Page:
What is the timeline? … Well, of course, we’re not speaking about tomorrow. We’re not speaking about hours, but what was meant by our president is that we don’t want to see a process for the sake of the process. So we don’t want to see a month-long or yearlong negotiation discussing our disagreements. We want to feel for the beginning the readiness to take into account our concerns. Right now unfortunately we fail to do that. [Emphasis added.]

Surprise! Blinken, Lavrov to Geneva

Few expected the announcement on Jan. 18 that Lavrov and Blinken would meet on Jan. 21. One can imagine increased apprehensiveness on the part of the neocons, and others who favor tension more than détente, at the unusually rapid continuation of the bilateral negotiations. Worse still, from their point of view, Blinken said he would provide – this week – written comments on Russian concerns.

THE Question: Did someone on the U.S. side take Peskov seriously?

The official silence was briefly broken by Blinken on the (Jan. 23) Sunday TV talk shows. Blinken told Face the Nation, for example, that the path of diplomacy and dialogue is clearly the most responsible thing to do.

"We are answering some of the concerns Russia may have, Russia is answering the many concerns that we have. … We’ll see if … there are things we can do again on a reciprocal basis that would actually advance collective security in a way that answers some of what we are hearing [from Russia], and Russia answering a lot of what Russia is hearing from us." (To no one’s surprise, in order to balance his remarks, Blinken included the obligatory warnings of "massive consequences" if Russia invades Ukraine.) [Emphasis added.]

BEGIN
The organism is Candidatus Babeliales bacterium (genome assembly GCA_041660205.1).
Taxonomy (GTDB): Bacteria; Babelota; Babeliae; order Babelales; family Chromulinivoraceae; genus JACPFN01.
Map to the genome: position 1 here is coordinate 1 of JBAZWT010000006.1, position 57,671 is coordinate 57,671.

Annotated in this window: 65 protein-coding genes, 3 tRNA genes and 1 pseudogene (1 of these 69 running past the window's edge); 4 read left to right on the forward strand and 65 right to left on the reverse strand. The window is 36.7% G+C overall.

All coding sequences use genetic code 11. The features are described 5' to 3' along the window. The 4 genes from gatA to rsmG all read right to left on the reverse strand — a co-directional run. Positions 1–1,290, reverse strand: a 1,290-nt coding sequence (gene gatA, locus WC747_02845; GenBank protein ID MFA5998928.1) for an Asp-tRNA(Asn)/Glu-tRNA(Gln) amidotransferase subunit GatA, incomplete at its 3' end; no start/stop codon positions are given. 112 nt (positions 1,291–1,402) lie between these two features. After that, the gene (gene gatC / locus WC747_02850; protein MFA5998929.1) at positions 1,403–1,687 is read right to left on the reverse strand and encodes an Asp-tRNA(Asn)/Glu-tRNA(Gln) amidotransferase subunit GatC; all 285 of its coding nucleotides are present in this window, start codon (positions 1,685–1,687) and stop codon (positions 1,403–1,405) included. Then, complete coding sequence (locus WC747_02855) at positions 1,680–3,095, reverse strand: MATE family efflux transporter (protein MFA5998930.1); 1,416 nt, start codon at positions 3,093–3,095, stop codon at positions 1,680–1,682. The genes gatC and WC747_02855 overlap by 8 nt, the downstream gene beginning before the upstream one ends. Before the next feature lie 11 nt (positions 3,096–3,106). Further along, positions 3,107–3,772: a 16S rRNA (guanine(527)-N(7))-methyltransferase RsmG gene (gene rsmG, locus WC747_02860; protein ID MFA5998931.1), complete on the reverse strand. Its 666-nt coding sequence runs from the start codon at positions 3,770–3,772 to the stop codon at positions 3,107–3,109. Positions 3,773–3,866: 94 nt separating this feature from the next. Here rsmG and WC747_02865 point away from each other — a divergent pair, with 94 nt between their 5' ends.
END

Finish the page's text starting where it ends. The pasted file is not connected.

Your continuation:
The Written Response

Unless the neocons and their Ukrainian proxies manage to disrupt the process, the next step will be the US response to what Russia has put on the table. One encouraging sign comes unofficially from Russian media reports that Blinken told Lavrov that when the US response is handed over, the US does not want the contents released to the media. Political commentator and popular talk show host Vladimir Solovyov commented that this suggests that the White House does not want the Western press to jump on Biden’s proposals before they can be digested and evaluated by the Kremlin. Seems a good guess.

Ray McGovern works with Tell the Word, a publishing arm of the ecumenical Church of the Saviour in inner-city Washington. His 27-year career as a CIA analyst includes serving as Chief of the Soviet Foreign Policy Branch and preparer/briefer of the President’s Daily Brief. He is co-founder of Veteran Intelligence Professionals for Sanity (VIPS).

Author: Ray McGovern

Ray McGovern works with Tell the Word, the publishing arm of the ecumenical Church of the Saviour in inner-city Washington. In the Sixties he served as an infantry/intelligence officer and then became a CIA analyst for the next 27 years. He is on the Steering Group of Veteran Intelligence Professionals for Sanity (VIPS).